Sir Terry Leahy would be the last man to suggest the Tesco show can't go on without him, but he does have a warning for his successor as he nears retirement.
"If they rise in the first place, all companies fail," he tells the latest issue of Director magazine. "You've got to be realistic about that – you just want the time between when it rises and when it falls to as long as possible." It's a message to his replacement Philip Clarke: don't screw up my legacy.
Interest rate is talk of the town
Sterling's rally yesterday followed market gossip that another Monetary Policy Committee member had joined Andrew Sentence and Martin Weale in voting for an interest rate rise at February's meeting. What prompted such gossip? Apparently a dinner on Thursday evening at which Sentance told people the minutes of the meeting – to be published on Wednesday – would be more "interesting than normal". The new boy in the rate rise camp is said to be the Bank's deputy governor, Charles Bean.
Cayman Islands fight back
If you can't go round accusing the Cayman Islands of being a tax haven, what can you do? MP Ronnie Campbell must have thought he was on safe ground when he complained about companies "hiding their money in tax havens such as the Cayman Islands". But now he is in receipt of a furious letter from Roy McTaggart, the chairman of Cayman Finance, who accuses him of "factually inaccurate" statements and "perpetuating falsehoods". No holiday in the sun for the Blyth Valley MP then.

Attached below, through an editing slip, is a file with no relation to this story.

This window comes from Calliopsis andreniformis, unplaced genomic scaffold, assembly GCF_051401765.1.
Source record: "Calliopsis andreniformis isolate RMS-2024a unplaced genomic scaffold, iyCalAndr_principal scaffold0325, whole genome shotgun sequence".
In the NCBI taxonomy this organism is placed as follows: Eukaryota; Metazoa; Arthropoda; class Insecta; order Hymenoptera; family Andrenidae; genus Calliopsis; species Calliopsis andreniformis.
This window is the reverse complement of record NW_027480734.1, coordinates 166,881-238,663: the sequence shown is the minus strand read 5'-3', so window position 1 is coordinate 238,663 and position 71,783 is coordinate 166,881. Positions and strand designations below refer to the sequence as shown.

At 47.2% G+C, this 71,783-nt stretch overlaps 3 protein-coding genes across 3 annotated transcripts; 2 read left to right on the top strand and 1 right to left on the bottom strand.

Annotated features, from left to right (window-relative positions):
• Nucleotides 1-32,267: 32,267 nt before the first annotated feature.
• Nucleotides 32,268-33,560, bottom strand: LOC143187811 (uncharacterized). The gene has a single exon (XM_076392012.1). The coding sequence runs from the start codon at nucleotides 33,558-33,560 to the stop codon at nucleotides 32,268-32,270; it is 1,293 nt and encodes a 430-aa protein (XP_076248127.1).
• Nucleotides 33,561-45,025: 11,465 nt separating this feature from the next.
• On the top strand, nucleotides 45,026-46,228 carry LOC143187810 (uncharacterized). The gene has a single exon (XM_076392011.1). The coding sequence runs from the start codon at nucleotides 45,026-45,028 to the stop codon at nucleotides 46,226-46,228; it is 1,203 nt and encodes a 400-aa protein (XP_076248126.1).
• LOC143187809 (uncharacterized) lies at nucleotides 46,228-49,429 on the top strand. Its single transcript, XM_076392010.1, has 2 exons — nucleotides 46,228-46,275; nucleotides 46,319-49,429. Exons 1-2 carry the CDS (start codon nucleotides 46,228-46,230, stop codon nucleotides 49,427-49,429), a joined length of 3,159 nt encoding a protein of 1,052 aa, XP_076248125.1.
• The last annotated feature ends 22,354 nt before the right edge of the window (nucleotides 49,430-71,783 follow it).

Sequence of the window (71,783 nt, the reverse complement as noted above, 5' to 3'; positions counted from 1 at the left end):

Metro Bank stirs bad memories
Things are going well at Metro Bank, the high-profile entry to the UK retail banking market, which debuted with a splash last year. As it promised, it is slowly but surely opening new branches and is on target to have 40 within a couple of years. Its latest opening, on Cromwell Road in west London, comes with an unfortunate history, however. It is on the site of a swanky BCCI building. It, of course, was the bank that went bust in the Eighties.